Welcome to my web site which contains maps, stories, history, advice and over 800 photographs to help you explore Portland, Dorset - The Jewel of the Jurassic Coast

Church Ope Cove and the

Pennsylvania Castle Area,

Portland, Dorset


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All the pictures on this page showing a thick border are thumbnails. Clicking on the picture will produce a larger version. Use your browser BACK button to return to this page.

The above image is copyright Dorset County Council 2000 and is reproduced here with permission.

The aerial photograph shows the approximate area covered by this map.

This is dominated by Pennsylvania Castle - now a private house - sitting above another castle - the long-ruined Rufus (or Bow and Arrow) Castle. 

This in turn sits high above Church Ope Cove which was, for many years, a favourite sheltered beach for swimming and launching fishing boats.

Please click here for a detailed street map. Click the BACK button on your browser to return to this page.

Please click here to visit the satellite image of this area on Google Maps. Click the BACK button on your browser to return to this page.

Please click here to see this area on Google Street View.

Hidden under many year's growth of brambles is John Penn's Bath, a stone bathing pool carved into the rock two centuries ago.

Piled up in Perryfields Quarry were the rotting and rusting remains of Weymouth's once-glorious Jubilee Hall; a structure which was supposed to be carefully preserved by the Council but which became a pile of rusty ironwork and rotting wood.


The picture shows Pennsylvania Castle in the late 1980s when it was a hotel run by Paul and Indu Fransham.  It was then owned by local businessman John Hannah.

It was built by John Penn, grandson of the founder of the State of Pennsylvania using land given by his friend King George III. 

By 1800 John Penn had spent 20,000 on his 'castle' and enclosed land containing St Andrew's Church and Rufus Castle - much to the dismay and animosity of the local Portlanders. 

In 1800 the King and Queen visited the castle and enjoyed their wedding anniversary in festive style.

An unusual design of sundial in the grounds of Pennsylvania Castle.

The gnomon which casts a shadow on the dial is formed by the two outside straight edges which align with the celestial pole.


In about 1989 I was invited to do some modelling work. Well, it was actually two publicity pictures taken for a brochure to be produced for the Pennsylvania Castle when it was a hotel. The hotel was sold and turned into a private home before the brochures were published. So, these two picture are the sum total of my photographic modelling experience!

In June 2010 this property was offered for sale open to offers in excess of 4 million - please click here for details. The building has 7 bedrooms, 8 bathrooms and 6 reception rooms.


These views were taken during the 2010 Summer Fete held in the gardens of the Castle.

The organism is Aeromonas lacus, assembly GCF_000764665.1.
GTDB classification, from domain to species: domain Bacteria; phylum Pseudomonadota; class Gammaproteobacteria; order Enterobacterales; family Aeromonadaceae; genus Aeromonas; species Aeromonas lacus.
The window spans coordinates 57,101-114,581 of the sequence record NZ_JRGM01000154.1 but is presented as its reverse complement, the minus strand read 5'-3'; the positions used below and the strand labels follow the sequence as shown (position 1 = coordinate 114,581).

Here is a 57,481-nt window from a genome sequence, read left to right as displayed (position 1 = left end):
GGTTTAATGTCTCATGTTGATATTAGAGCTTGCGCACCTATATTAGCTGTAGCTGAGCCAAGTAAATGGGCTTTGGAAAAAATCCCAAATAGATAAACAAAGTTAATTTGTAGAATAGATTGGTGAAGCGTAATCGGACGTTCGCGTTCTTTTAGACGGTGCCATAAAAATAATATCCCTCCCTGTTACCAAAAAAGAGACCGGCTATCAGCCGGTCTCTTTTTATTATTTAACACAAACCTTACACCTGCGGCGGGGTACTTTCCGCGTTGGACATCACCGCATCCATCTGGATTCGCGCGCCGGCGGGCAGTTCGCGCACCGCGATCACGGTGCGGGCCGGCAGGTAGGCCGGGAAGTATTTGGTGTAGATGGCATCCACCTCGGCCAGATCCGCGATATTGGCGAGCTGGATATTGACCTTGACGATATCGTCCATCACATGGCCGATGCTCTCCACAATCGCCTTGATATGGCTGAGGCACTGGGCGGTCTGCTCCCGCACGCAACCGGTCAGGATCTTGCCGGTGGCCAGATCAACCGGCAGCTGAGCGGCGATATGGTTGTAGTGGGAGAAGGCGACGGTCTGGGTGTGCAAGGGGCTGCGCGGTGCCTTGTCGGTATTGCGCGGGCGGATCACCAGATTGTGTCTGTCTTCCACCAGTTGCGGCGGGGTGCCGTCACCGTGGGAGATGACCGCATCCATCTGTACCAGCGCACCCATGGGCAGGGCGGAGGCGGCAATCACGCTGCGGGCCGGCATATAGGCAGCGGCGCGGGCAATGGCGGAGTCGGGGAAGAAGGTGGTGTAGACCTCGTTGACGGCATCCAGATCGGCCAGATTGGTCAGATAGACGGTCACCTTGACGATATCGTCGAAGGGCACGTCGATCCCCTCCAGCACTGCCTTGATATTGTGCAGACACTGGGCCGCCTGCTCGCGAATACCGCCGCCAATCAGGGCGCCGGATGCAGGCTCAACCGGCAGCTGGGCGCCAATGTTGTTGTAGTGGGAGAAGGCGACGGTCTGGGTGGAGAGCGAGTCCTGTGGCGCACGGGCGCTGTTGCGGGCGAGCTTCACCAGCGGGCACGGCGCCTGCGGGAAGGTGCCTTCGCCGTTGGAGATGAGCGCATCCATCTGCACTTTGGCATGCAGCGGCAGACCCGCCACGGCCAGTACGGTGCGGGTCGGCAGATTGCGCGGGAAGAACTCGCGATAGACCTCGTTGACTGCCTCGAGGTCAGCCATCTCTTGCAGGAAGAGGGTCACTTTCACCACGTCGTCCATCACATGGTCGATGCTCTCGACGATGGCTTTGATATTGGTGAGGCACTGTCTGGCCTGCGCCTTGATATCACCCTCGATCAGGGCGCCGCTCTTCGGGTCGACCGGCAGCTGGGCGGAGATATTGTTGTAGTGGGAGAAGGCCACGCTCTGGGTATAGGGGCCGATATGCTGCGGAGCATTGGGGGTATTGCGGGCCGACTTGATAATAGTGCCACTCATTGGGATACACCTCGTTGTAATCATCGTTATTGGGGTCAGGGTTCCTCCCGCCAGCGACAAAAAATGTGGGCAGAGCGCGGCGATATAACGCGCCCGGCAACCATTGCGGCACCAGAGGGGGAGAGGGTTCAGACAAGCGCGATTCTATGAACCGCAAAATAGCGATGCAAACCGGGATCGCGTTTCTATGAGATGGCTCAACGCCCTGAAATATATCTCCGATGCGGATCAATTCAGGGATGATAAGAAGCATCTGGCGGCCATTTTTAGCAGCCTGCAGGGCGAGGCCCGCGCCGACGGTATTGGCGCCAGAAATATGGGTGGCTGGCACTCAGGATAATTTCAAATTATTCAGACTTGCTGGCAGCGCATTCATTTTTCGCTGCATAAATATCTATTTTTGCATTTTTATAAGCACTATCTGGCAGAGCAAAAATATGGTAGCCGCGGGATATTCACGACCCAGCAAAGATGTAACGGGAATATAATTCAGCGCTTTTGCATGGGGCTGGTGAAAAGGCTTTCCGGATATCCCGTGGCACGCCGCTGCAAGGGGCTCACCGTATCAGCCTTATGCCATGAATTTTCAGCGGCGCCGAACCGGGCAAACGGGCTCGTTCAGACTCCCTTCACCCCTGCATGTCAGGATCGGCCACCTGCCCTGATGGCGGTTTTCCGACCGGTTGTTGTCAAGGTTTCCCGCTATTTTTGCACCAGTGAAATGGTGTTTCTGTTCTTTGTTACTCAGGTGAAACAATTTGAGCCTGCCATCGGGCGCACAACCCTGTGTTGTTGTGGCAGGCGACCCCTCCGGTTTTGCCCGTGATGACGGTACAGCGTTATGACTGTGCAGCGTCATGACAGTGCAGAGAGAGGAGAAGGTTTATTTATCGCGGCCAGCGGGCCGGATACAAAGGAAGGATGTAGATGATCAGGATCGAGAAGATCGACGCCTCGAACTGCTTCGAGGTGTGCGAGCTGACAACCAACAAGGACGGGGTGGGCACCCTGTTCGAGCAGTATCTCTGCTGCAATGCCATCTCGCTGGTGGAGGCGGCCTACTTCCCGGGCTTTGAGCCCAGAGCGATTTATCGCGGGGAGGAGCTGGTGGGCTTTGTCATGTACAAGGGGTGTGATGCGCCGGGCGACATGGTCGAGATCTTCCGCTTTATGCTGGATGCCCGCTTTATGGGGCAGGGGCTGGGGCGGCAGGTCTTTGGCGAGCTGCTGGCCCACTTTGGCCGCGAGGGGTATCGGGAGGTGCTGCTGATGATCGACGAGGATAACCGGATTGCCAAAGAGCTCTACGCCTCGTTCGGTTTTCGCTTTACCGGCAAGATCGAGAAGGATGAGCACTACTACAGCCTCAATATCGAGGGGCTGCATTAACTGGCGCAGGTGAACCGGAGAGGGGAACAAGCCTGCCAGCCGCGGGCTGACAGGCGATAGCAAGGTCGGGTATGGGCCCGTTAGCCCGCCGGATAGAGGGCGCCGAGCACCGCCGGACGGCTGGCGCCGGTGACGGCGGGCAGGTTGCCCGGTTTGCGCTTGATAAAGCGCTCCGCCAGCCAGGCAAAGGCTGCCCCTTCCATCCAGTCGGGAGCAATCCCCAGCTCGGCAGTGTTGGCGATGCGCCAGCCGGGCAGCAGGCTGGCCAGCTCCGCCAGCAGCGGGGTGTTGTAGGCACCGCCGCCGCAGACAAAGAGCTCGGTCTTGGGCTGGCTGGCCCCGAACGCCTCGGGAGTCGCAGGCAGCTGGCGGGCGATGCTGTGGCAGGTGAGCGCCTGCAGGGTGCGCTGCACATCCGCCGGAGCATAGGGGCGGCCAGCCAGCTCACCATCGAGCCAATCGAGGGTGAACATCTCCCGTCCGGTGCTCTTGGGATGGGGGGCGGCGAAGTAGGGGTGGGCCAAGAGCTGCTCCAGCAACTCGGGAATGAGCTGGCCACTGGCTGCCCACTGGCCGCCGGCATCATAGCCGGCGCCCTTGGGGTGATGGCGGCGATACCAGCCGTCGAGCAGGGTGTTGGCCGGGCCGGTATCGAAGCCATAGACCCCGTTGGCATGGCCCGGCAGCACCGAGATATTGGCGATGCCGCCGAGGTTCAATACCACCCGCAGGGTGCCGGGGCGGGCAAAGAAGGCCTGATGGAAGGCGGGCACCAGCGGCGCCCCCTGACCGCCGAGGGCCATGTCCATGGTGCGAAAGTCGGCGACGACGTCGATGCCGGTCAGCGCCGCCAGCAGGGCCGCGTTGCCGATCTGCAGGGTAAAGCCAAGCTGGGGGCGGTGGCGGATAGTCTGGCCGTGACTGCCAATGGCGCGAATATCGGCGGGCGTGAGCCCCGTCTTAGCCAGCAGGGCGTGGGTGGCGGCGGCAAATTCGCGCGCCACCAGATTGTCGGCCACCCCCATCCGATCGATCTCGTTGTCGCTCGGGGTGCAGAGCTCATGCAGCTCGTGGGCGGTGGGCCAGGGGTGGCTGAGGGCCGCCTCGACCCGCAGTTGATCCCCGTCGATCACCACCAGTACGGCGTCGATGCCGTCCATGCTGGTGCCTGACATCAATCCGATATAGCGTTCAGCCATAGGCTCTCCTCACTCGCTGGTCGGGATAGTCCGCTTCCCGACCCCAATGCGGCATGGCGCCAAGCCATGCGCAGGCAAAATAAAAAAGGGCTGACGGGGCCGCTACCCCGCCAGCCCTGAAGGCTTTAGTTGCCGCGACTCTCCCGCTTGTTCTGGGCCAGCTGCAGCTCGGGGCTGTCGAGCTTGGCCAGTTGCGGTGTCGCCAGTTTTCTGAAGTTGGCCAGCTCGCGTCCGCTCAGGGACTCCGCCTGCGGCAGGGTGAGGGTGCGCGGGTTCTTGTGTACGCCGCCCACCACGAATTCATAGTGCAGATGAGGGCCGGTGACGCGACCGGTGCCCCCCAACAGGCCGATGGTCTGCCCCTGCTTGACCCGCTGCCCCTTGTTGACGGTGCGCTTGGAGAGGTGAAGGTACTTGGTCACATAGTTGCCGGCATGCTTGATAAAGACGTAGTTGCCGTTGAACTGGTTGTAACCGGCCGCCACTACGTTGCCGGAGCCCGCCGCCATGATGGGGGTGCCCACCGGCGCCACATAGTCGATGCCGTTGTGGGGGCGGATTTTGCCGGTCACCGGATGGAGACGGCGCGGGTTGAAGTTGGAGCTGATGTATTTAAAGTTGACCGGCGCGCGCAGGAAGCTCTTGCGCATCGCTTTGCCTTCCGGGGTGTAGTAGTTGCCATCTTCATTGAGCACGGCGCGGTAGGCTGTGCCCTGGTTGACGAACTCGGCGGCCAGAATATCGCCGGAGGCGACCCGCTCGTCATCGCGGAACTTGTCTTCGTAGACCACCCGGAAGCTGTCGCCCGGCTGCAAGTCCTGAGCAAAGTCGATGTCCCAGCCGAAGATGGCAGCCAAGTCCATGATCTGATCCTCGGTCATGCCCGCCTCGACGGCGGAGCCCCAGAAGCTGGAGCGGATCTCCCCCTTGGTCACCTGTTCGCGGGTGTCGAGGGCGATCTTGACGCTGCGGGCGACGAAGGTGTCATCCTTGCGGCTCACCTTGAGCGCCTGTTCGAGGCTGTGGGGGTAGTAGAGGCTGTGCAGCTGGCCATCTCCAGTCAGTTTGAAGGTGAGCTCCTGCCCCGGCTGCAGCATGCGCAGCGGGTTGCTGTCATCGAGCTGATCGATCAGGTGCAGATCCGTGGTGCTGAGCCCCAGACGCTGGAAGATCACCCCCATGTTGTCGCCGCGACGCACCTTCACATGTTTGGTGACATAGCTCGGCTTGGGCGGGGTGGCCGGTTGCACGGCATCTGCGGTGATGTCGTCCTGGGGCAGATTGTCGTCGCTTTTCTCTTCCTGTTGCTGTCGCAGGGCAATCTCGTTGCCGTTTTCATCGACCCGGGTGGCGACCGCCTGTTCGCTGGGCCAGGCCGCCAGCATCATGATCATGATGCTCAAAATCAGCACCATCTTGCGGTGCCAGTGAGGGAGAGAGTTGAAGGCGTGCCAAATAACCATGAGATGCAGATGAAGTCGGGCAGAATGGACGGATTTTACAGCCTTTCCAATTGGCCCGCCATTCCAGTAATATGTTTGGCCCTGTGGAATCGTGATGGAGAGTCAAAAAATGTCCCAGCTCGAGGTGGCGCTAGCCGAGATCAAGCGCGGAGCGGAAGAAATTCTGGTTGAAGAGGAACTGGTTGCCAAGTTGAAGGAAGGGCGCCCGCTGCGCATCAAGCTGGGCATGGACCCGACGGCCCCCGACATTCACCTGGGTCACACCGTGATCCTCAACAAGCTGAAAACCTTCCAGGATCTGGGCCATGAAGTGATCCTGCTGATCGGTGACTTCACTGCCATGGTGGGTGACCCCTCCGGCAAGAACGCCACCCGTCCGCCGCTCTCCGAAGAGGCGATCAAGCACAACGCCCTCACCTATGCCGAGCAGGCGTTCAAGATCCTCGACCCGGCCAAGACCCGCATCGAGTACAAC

By following a footpath alongside the northern edge of Pennsylvania Castle's garden you will pass through a wood; a rare feature on Portland's windswept landscape. This then opens up into St Andrew's church yard.

Once the main place of worship for Portlanders and built in the 13th century, it has been destroyed by landslips and invasions of French pirates. 

This picture dates from 1989 before the area was tidied up.

The entrance to Penn's Bath is in the far left-hand corner of this picture.

These pictures are from August 2007

In March 2003 I discovered this massive candle hidden behind a wall in St Andrew's Church. I placed my backpack near it to show the scale.

It consists of a large wooden vessel filled with wax and having a thick length of rope as a wick.

What strange practices could this be associated with?

On April 8th I had another look but - the candle was gone! 

On April 3rd 2003 I received an e-mail from a visitor to this page who sent the following information:

"That candle you discovered behind a wall at St Andrews, well I myself also discovered the candle about two years ago and after a bit of research (mainly talking to old locals) it appears that the candle has been in use in one form or another for the last twenty years by a local coven during their black art ceremonies."

Despite this bloodcurdling story, I was told in January 2004 that the candle had been stolen from a Portland garden and that it is now back where it belongs with its fellow candles - all of which were bought from a shop in London as garden ornaments. 

All very spooky...

The entrance to the ancient church ruins and graveyard is through this arch. Who called me a poser? Rufus - or Bow and Arrow - Castle sits high above St Andrew's Church ruins.

Jacki Bowler is a talented artist with a love of Portland. Two of her paintings are reproduced here.

St Andrew's Church

Church Ope Cove

Please click here to visit Jacki's portfolio of paintings which are for sale.

In the Autumn of 2003 there was great consternation because a bonfire had been lit in the graveyard as part of a party.

The scorch mark can be seen in this picture.

It could have been a lot worse - the fire was lit as far from the wall and gravestones as feasible - but it is still inappropriate to do this in a graveyard.